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From Firestorms to the Flu, We Live in a World of Extremes

One thing I expect we all can say about the past year is that, from hurricanes to droughts to wildfires, 2017 is a year defined by disaster.

In 2017, according to the National Centers for Environmental Information, at least 16 weather disasters occurred across the United States, accounting for financial losses exceeding $1 billion for each. These natural catastrophes make 2017 the most expensive year on record for disasters in the United States, according to a recent National Oceanic and Atmospheric Administration report.

Hurricane Harvey — a weather disaster my family experienced up close and personal — generated $125 billion in damage and is the year’s most expensive disaster. More than 75 people died as a result of its massive flooding. We are still in the process of recovery. Much of the area underwater in late August is now being subjected to severe drought conditions. According to the most recent U.S. Drought Monitor, nearly three-quarters of the state is experiencing drought or “abnormally dry” conditions. Houston had its 4th-driest November on record, according to the Southeast Regional Climate Center.

In Southern California, no sooner had the state snuffed out the massive Thomas Fire, the largest wildfire in California’s recorded history, Southern California was pounded with heavy rainfall. It caused rivers of mud and boulders to plow through neighborhoods in and near Montecito, a seaside community east of Santa Barbara. More than 20 people have died because of these slides.

California’s troubles do not end there.

The state is being hit hard by the influenza outbreak that currently grips the country. Visits to L.A. County emergency rooms for influenza symptoms are more than twice as high as they were at the same time last year. California is one of more than 20 states where flu activity has been classified as “high.” At last count, according to the California Department of Public Health, 42 flu-related deaths had been reported among patients younger than 65. Its impact on seniors has not been recorded, though it is widely known that influenza and its complications disproportionately affect people 65 and older.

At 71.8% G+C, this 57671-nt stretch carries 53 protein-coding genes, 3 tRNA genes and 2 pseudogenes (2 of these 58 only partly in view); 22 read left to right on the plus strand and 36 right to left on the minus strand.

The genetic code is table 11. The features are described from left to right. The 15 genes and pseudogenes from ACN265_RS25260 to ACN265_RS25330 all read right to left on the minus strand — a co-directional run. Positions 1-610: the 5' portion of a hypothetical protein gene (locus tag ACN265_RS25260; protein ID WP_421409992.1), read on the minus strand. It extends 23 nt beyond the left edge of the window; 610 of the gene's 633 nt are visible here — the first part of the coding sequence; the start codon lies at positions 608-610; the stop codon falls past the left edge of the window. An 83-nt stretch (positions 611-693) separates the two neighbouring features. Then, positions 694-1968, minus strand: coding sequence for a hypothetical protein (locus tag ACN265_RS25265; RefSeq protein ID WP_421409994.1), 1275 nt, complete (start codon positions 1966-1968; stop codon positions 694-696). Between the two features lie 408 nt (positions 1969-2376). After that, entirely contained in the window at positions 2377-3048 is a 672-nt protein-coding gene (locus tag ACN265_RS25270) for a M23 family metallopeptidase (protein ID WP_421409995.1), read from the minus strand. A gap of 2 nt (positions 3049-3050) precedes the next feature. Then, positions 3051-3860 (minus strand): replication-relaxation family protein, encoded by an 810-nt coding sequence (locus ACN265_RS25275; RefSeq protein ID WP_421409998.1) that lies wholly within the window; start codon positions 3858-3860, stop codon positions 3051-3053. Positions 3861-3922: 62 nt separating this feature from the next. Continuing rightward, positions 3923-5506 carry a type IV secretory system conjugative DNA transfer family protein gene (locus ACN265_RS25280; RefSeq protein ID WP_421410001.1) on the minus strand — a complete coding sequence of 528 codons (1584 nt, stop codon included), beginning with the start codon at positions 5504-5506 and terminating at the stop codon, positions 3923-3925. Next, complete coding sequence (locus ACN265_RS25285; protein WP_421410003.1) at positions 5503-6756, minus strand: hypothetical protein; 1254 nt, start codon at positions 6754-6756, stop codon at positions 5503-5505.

According to the Los Angeles Times, hospitals across the state are flying in nurses from out of state, canceling surgeries and erecting tents in their parking lots to triage flu patients.

Most people in California and nationwide are catching a strain of influenza A known as H3N2. H3N2 was to blame for Australia’s most recent brutal flu season. Flu cases in Australia during the 2017 southern hemisphere winter resulted in record-high numbers of lab-confirmed hospitalizations and deaths.

Widespread, high-level flu activity is going on in other states across the country as well, from Illinois to Texas. Many public health officials believe this constitutes the first year in which the entire continental United States is experiencing such a level of flu activity at the same time.

With many hospitals in Alabama operating over capacity, Alabama Governor Kay Ivey has declared a state public health emergency due to this flu outbreak. Such outbreaks are not just happening in our country. According to the World Health Organization, flu activity has increased above baseline levels in most countries in northern and southwestern Europe.

According to experts, the data for the week ending January 6 suggest the season may be peaking right now. There is no certainty that this is the case.

Typically, flu season runs from October through May. Similar to these natural disasters, one thing you can say about this flu season is that it began earlier than normal. Though the H3N2 strain was anticipated, the intensity of this onslaught was not. Summarily, I have read that best-guess estimate as to where the Montecito mudslides were going to occur were correct. The unknowable was the magnitude in which it would hit and the time in which the event would occur.

The bigger the threats get, be it health or natural disaster, the more our government’s capacity to deal with them comes into question. What seems clear is that we need to better prepare for extremes. What many are calling the new normal.

The best course of action for this raging flu season is to do all in your power to reduce your risk of contracting it until it is truly over.

It is not too late to get a flu shot, and vaccination is recommended for everyone 6 months of age or older. It will not eliminate your risk, but it might reduce the severity and length of the illness should you get sick. It takes about two weeks for a flu shot to take effect.

The Center for Disease Control and Prevention also advises that people get plenty of sleep, be physically active, manage their stress, drink plenty of fluids and eat nutritious foods. In short, do all that you can to stay healthy. It is also recommended that people stay home from work and school and avoid running errands when sick. Wash your hands often to help protect you from germs. Clean and disinfect frequently touched surfaces at home, work or school, especially when someone is sick.

As Dr. Brenda Fitzgerald, Director of the Center for Disease Control and Prevention recently reminded CNN: “One of the really important things to remember is there are, probably for everybody, weeks to go in this flu season.”

Write to Chuck Norris ([email protected]) with your questions about health and fitness. Follow Chuck Norris through his official social media sites, on Twitter @chucknorris and Facebook’s “Official Chuck Norris Page.” He blogs at http://chucknorrisnews.blogspot.com. To find out more about Chuck Norris and read features by other Creators Syndicate writers and cartoonists, visit the Creators Syndicate Web page at www.creators.com.